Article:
The wolf’s ears
Luís Ángel Fernández Hermana - @luisangelfh
30 May, 2017
Fecha de publicación original: 13 enero, 1998
Listeners never hear good of themselves
All of a sudden overnight, the European Union has discovered that the US possesses an extensive and complex network for spying on European citizens. An electronic global network capable of listening in to every telephone conversation or interfering with every electronic message and telex. Such big ears once pricked up don’t only tune in to Europe but to practically the rest of the world as well. In an EU report called “Assessment of Technologies for Political Control”, the existence of a network for the daily scrutiny “routinely and indiscriminately” of tens of thousands of conversations and messages from all over the world, is being recognised for the first time. The study, commissioned by the Committee for Civil Liberties of the European Parliament, includes gems such as this, “In Europe all communication via e-mail, telephone and fax is routinely intercepted by the National Security Agency at their crucial base at Menwith Hill” in Yorkshire, Great Britain. This is not the remnants of a Cold War espionage system. It is a network designed to control “non-military objectives”: governments (friendly or otherwise), organisations, business, companies, individuals, etc., in almost all the countries on the planet. The most recent name given to this network is the “Echelon System”.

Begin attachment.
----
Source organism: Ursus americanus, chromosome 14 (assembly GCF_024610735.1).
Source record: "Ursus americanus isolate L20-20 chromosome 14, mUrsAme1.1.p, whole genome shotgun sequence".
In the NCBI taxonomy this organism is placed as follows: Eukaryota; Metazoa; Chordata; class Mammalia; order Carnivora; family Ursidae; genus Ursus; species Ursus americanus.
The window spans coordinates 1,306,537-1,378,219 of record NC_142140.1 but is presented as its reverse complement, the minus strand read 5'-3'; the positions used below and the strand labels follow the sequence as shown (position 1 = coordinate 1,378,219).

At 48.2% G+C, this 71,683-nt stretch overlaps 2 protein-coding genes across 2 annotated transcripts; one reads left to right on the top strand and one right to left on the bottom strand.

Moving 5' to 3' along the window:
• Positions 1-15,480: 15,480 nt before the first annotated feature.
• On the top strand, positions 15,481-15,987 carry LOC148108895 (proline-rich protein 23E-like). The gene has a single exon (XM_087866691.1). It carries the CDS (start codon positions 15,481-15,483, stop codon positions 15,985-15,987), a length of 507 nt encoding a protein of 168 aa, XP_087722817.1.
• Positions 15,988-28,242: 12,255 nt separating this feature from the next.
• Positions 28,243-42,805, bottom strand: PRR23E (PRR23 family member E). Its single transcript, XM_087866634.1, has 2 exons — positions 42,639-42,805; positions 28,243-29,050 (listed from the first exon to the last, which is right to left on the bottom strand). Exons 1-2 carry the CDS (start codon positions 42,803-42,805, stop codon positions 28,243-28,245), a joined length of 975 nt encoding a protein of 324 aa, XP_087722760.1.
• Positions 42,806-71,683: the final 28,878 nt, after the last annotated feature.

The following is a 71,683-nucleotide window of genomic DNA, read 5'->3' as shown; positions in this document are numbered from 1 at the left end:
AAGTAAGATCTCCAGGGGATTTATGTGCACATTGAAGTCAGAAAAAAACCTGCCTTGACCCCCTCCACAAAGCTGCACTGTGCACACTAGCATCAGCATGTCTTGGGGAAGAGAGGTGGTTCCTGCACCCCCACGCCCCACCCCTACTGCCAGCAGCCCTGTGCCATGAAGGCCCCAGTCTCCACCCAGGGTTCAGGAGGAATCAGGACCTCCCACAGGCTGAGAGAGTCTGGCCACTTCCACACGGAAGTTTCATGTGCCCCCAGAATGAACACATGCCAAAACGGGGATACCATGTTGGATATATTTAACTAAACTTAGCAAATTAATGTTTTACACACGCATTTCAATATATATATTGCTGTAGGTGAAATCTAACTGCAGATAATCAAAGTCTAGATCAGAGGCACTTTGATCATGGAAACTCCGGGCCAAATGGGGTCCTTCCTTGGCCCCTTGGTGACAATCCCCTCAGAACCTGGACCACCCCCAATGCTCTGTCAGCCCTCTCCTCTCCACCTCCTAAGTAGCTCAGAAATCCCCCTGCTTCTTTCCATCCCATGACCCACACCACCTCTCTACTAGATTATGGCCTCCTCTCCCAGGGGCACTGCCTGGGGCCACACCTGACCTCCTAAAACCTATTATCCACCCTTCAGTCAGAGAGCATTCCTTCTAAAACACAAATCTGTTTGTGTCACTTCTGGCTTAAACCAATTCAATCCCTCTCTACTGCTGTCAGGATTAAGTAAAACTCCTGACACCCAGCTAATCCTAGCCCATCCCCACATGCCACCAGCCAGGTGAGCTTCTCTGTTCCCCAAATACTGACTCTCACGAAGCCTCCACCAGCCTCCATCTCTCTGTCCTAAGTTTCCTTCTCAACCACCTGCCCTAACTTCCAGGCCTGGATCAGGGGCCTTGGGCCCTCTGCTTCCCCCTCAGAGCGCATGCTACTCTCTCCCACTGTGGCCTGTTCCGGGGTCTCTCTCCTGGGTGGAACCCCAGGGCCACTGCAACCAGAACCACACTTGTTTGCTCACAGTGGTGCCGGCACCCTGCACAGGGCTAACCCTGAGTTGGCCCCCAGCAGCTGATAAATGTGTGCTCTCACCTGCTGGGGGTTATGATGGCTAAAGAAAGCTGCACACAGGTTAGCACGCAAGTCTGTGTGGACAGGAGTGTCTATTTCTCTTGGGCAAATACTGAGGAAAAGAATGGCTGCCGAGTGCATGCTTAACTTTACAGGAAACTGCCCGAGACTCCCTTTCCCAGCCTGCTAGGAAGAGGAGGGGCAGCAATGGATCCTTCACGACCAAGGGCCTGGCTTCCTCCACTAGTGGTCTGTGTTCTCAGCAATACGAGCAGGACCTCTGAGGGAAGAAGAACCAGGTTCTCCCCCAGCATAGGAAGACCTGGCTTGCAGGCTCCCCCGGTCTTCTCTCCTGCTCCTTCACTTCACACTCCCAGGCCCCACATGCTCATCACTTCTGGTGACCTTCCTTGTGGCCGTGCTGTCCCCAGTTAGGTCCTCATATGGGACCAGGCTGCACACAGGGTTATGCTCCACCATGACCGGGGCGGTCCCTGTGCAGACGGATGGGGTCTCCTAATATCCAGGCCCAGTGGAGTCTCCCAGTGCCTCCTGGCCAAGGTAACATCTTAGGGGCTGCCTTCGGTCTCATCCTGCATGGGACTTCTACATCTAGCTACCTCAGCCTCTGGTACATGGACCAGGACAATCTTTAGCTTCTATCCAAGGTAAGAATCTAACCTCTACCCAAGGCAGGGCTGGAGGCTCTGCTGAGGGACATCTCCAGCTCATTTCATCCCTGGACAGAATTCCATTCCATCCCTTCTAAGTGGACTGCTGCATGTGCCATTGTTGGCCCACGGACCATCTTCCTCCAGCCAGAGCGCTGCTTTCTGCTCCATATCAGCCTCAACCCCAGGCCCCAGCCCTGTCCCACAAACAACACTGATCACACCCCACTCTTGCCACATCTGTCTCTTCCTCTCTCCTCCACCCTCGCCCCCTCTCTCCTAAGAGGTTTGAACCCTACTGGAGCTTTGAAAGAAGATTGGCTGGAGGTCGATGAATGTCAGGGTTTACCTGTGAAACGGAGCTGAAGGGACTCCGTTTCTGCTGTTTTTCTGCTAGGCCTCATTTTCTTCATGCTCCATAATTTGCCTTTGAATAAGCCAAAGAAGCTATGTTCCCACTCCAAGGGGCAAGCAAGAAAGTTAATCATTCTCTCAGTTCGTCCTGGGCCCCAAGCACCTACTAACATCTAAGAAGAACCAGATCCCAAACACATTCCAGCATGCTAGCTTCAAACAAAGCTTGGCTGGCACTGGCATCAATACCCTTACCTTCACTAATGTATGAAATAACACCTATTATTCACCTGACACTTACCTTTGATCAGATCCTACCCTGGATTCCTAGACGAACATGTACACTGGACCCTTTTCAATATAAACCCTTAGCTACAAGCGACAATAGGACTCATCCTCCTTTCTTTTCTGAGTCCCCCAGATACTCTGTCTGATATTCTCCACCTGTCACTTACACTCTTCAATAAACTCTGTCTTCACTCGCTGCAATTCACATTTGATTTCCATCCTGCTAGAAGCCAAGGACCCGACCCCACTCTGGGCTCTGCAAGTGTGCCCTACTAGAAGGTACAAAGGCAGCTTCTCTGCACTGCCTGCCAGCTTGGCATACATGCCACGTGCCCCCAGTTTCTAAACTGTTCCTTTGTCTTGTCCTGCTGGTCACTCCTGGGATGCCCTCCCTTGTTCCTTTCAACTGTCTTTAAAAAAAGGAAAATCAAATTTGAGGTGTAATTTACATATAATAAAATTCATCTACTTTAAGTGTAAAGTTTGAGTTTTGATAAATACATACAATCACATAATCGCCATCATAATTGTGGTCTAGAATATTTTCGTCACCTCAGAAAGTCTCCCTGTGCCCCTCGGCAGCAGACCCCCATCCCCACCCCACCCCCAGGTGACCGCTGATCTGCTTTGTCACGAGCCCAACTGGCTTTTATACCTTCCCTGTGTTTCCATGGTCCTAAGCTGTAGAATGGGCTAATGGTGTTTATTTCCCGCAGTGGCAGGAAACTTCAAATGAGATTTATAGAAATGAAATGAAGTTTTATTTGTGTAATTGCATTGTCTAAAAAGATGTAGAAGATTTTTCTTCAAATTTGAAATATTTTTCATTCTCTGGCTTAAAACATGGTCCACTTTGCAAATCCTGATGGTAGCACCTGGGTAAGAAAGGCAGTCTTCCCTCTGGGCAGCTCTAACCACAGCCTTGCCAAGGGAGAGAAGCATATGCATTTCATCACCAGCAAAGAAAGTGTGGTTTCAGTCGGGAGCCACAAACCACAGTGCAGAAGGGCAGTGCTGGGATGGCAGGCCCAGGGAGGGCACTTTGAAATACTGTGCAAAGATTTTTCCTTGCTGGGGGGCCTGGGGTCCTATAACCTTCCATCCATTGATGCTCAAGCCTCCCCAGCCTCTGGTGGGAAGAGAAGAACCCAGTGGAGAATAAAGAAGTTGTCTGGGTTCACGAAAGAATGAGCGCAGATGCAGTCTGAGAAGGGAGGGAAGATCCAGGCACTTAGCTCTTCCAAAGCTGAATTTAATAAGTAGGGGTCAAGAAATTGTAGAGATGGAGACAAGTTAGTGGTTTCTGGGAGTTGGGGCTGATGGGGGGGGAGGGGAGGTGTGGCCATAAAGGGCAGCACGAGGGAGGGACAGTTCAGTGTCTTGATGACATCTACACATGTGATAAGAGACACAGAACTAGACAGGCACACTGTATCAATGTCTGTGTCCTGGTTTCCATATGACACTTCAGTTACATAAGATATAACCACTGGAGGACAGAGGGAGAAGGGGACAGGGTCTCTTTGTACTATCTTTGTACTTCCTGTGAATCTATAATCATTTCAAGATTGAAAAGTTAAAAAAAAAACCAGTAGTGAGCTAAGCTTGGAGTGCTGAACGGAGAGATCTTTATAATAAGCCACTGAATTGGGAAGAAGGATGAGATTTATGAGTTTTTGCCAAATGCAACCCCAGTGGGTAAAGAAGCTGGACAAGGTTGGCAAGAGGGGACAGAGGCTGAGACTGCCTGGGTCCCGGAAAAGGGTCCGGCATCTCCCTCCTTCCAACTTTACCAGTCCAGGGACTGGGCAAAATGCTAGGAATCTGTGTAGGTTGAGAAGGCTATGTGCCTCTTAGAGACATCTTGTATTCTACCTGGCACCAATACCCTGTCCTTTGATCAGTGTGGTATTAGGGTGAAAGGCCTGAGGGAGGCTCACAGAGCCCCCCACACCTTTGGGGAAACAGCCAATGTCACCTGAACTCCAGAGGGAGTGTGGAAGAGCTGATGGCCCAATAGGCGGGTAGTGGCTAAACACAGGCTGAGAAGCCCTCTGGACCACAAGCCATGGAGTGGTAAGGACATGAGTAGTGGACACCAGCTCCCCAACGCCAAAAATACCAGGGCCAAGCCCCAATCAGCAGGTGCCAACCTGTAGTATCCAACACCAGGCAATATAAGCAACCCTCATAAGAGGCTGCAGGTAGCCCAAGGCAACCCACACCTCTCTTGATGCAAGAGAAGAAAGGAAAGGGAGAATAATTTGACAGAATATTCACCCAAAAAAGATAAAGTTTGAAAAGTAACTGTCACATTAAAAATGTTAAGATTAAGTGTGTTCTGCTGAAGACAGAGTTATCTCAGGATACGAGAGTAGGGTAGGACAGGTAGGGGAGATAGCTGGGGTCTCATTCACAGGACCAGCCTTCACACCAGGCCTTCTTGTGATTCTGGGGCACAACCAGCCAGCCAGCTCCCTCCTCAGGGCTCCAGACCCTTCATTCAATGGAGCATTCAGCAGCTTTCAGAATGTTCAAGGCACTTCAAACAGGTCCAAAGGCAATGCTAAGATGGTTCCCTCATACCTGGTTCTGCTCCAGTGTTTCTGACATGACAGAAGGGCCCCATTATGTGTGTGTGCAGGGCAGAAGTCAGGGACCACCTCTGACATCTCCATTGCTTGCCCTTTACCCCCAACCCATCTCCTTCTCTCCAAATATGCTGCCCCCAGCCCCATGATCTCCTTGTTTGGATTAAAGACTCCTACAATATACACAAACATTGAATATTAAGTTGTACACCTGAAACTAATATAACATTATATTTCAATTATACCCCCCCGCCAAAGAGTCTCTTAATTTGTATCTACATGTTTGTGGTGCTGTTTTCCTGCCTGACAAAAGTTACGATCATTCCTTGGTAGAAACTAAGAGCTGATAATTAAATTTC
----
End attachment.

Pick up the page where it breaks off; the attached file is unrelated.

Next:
Now the thing is, none of this is new. It has been perfectly documented, denounced and reported over the last 15 years. And, on each occasion that information has been made public, the governments concerned, particularly Britain or the EU itself, have turned a blind eye to it. So, if all of a sudden the EU takes the trouble to raise the alarm, we can only react with suspicion and ask ourselves: Why now? Why on earth have eurocrats decided to expose their erstwhile discreet and happy cooperation with the tapping systems of the powerful National Security Agency (NSA) which only answer directly to the US president himself? Why have relations between them soured? Could the Internet have something to do with it? Apparently it can, and a lot. The battle for encryption systems, the most advanced models of which the US is refusing to export, seem to be at the centre of this dispute. These systems would be impermeable to the tapping networks that the US government has all over the world whose epicentre lies at Menwith Hill, a base near Harrogate in Yorkshire. The US wants to force the rest of the world’s governments to use a system of encryption which will have an access “gate” for their security agencies, particularly the CIA, the FBI, the Pentagon and the NSA (this agency was so secret until very recently that it didn’t even figure on the annual budget approved by Congress. Now it has its own web page). It seems that somebody in the EU has started to worry about the dimensions of these personal and commercial tapping operations, just when electronic business is about to explode. What the US is asking for, in short, is a franchise for spying on, amongst other things, business activities on a world scale and, in the process, on any Net users. In any case, someone in the EU is being too clever by half by revealing information to us that was already well-known by the authorities within European governments.